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Synthesis of Low Symmetry Responsive Materials from Nanoscale to Micro- and Macroscale

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Bridging nanometer to macroscopic length scales is a major challenge to nanoscience. Low symmetry building blocks and assemblies offer possibilities for complex “smart” material behavior by introducing anisotropy and sometimes endowing macroscopic objects with nanoscale quantum properties. Field-driven synthesis and assembly is a promising strategy for the fabrication of responsive hierarchical structures. This talk will focus on several examples of such research. First, we describe a novel mechanism for electrostatic cooperative self-assembly of dense nanoparticle monolayers on surfaces. Second, we use electric and magnetic fields for manipulating magnetic Janus particles and characterize the forces between them. The Janus particles can be assembled in different low symmetry configurations and even disassembled on demand. Third, we present novel types of foams stabilized by composite magnetic particles and investigate their breakdown on demand. The foams exhibit extraordinary stability in the absence of fields, but can be destroyed instantaneously by the application of a threshold magnetic field. We also discuss the use of mechanical shear fields as an alternative to electric and magnetic fields for the fabrication of nanofibers. 1D structures, such as nanofibers, can exhibit quantum- scale confinement and molecular alignment effects, yet allow easy, macroscopic handling at the same time. We have recently developed a process for massively parallel fabrication of nanofibers from polymer solution droplets, based on shear fields in an antisolvent precipitation medium. We have investigated the fundamental processes involved in the fiber formation as well as the opportunities for scalable nanofiber manufacturing by this method. The methods presented would have applications in numerous areas, including fabrication of nanostructured substrates, photovoltaic energy production, smart, responsive liquid, gel, and solid materials, and novel tissue engineering scaffolds.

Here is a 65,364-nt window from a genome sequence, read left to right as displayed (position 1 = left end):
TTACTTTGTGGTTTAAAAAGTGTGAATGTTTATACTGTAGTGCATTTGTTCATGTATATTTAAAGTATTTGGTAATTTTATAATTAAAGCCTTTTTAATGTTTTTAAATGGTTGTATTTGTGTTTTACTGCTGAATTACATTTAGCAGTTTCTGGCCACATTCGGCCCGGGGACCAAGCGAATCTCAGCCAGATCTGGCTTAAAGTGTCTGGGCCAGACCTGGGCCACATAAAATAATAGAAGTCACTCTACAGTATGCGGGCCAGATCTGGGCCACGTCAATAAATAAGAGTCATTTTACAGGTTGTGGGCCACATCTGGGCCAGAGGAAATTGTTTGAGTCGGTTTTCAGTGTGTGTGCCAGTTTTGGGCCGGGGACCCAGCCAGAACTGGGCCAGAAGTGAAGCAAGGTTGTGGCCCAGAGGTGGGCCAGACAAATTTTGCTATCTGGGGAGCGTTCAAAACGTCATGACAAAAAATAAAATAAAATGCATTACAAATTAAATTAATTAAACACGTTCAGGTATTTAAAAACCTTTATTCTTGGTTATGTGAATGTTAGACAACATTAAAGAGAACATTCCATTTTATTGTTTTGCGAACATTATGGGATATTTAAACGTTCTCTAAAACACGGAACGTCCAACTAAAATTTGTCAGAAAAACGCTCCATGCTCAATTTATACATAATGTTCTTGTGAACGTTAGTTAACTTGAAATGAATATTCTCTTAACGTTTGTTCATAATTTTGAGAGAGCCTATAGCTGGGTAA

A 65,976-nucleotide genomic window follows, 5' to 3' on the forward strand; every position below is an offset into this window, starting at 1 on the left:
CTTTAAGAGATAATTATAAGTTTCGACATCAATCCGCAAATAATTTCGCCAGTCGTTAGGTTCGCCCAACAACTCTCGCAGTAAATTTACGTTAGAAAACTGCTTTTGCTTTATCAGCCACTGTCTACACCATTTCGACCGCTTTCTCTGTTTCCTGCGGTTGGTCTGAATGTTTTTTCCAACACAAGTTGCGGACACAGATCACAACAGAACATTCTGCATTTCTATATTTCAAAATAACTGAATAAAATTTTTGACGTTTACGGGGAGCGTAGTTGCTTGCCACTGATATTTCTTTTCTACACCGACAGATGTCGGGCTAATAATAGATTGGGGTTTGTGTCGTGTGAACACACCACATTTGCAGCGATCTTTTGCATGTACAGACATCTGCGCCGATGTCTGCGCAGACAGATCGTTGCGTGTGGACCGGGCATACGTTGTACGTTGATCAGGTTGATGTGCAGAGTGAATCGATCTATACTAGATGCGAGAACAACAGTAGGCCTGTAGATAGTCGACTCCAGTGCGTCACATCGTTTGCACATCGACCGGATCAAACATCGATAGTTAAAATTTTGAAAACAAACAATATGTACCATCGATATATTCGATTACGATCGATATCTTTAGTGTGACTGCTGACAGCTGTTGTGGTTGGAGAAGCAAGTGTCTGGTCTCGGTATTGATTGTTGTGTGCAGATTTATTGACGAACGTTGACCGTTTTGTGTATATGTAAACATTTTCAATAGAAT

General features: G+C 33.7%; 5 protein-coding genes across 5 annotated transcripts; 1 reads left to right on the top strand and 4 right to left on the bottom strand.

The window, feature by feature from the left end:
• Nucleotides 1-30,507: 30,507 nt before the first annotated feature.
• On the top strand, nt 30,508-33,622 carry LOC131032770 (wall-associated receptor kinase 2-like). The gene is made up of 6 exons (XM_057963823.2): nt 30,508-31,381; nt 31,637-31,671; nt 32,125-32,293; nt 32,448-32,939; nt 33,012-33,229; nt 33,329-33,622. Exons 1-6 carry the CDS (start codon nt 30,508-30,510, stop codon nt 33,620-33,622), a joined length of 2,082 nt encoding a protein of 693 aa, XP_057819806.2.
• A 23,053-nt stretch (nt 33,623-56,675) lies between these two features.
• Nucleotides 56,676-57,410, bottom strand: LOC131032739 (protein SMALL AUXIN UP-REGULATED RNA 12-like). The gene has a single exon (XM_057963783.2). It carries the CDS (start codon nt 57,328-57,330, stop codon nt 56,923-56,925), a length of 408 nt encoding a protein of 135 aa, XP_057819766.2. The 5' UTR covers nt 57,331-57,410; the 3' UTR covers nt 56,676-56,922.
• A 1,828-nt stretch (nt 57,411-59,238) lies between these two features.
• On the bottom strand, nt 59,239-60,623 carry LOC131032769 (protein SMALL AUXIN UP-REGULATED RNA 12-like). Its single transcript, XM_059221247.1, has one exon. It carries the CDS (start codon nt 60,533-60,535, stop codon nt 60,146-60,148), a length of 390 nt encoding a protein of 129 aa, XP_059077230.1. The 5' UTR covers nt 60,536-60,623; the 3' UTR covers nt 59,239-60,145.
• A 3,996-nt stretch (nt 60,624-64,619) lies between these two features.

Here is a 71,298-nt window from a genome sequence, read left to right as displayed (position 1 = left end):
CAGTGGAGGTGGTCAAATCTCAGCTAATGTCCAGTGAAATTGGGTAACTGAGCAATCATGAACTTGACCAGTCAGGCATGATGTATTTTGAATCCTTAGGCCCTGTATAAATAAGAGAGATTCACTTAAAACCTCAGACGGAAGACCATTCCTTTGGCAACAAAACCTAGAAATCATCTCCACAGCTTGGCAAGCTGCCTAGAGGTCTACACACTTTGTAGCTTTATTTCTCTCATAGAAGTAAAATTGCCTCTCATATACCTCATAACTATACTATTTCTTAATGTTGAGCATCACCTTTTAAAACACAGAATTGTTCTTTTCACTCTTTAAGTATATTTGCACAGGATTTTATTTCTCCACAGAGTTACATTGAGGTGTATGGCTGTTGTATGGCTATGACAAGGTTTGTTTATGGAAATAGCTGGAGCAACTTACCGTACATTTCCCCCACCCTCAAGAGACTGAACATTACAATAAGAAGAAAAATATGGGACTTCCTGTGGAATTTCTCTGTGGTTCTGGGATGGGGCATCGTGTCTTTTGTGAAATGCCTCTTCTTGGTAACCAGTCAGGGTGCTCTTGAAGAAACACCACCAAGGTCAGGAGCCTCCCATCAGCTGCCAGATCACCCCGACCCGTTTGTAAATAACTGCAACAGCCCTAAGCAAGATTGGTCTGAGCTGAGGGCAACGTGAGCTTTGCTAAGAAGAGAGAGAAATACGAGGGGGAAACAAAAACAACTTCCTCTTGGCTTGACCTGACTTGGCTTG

This talk is part of the Optoelectronics Group series.

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